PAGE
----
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Teens with Learning Disabilities Benefit from Closer Relationships
Reviewed by John M. Grohol, Psy.D. on March 2, 2013
For these youngsters, more positive relationships with the significant adults in their lives — including parents and teachers — can improve learning and “socioemotional” experiences, said Michal Al-Yagon, Ph.D., of Tel Aviv University in Israel.
In a recent study, Al-Yagon reported that teens with learning disabilities were less likely to have secure attachment relationships to their mothers and teachers compared to peers without learning disabilities.
The study, found in the journal of Journal of Youth and Adolescence, suggests the absence of close and supportive relationships can harm a teens’ social and emotional functioning. In turn, this void can contribute to behavioral problems including isolation, depression, and aggression.
“We found that more secure child-adult attachments may act as a protective factor during this developmental period, whereas insecure attachments are a risk factor” for social and emotional issues, Al-Yagon said.
These results could help researchers design more effective interventions for children and adolescents with learning disabilities. Helping to strengthen their relationships with parents and teachers may decrease their emotional and behavioral problems.
Researcher say attachment theory, which describes long-term relationship dynamics, may explain how parental involvement, availability, and support can shape a child’s social and emotional development.
Insecure attachments are damaging to a child, hindering future relationships with peers, romantic partners and family members.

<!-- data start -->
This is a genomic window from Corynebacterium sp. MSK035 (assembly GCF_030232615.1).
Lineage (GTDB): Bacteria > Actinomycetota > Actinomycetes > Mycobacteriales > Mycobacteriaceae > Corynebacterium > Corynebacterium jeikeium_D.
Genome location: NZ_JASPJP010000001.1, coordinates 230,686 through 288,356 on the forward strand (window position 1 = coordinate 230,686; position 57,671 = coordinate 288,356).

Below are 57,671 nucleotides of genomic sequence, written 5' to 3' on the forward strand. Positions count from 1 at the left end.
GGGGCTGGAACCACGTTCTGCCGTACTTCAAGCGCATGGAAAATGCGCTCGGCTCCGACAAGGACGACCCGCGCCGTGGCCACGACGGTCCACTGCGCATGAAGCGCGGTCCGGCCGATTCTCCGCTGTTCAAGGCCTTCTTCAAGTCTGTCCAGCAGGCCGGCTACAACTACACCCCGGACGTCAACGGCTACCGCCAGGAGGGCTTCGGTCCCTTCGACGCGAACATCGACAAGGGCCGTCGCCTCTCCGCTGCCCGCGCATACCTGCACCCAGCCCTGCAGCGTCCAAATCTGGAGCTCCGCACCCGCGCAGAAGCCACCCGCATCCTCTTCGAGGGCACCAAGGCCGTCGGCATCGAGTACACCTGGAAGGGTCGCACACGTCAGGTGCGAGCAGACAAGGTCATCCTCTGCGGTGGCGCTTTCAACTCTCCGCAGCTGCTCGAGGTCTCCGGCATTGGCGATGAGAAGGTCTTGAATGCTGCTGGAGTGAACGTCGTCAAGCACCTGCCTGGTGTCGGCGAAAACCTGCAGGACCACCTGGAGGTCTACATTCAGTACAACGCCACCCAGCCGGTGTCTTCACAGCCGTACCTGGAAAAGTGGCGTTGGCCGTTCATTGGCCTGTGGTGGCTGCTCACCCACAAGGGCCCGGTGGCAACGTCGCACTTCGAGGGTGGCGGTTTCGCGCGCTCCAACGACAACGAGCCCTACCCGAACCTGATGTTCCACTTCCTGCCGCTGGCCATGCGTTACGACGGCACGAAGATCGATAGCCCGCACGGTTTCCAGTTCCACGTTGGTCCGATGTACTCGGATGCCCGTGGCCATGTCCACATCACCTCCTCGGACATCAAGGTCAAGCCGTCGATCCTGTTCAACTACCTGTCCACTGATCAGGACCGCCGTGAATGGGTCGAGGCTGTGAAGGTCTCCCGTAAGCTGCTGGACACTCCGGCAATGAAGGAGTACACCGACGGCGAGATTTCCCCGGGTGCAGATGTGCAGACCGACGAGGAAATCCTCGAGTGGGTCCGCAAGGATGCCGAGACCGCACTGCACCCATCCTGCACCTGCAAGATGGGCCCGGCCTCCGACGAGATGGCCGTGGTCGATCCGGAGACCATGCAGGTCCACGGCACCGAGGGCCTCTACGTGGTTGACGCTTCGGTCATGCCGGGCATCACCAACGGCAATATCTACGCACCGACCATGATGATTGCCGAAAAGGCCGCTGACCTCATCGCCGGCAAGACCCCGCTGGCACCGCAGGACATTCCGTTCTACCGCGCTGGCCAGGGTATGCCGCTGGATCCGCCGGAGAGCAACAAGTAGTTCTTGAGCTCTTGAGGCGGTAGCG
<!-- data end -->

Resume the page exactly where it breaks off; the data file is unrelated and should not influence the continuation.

For this study, Al-Yagon measured the socioemotional state and the security of attachments to parents and teachers for 181 adolescents with learning disabilities and 188 with typical development, all between the ages of 15-17.
Participants completed a series of questionnaires regarding their attachment to their mother and father, perceived teacher availability and rejection, loneliness, experience of positive and negative emotions and behavioral problems.
Adolescents with learning disabilities were discovered to have less secure attachments with significant adult figures compared to their non-disabled peers, which had a direct impact on their socioemotional state.
Within the disabled group, those who had more secure attachments to their mother and father, or who considered their teacher caring and available, exhibited fewer negative emotions, feelings of loneliness, and behavior problems — all of which can interfere with learning.
Experts say these findings can help guide clinicians in developing effective treatment strategies.
Examples include family intervention techniques that focus on creating more secure attachments between parents and children, or school workshops to help teachers understand the needs of their learning disabled students and make more of an effort to include them in classroom activities, said Al-Yagon.
While social, emotional, and behavioral difficulties cannot be entirely avoided, Al-Yagon believes that a little effort, care, and attention can go a long way toward helping learning disabled children and teens feel happier and more secure.
“Parents and teachers should be aware not just of academic difficulties, but also of socioemotional difficulties — and work to treat them. They should not avoid or ignore issues such as depression or aggression, which are another dimension of the original problem,” she said.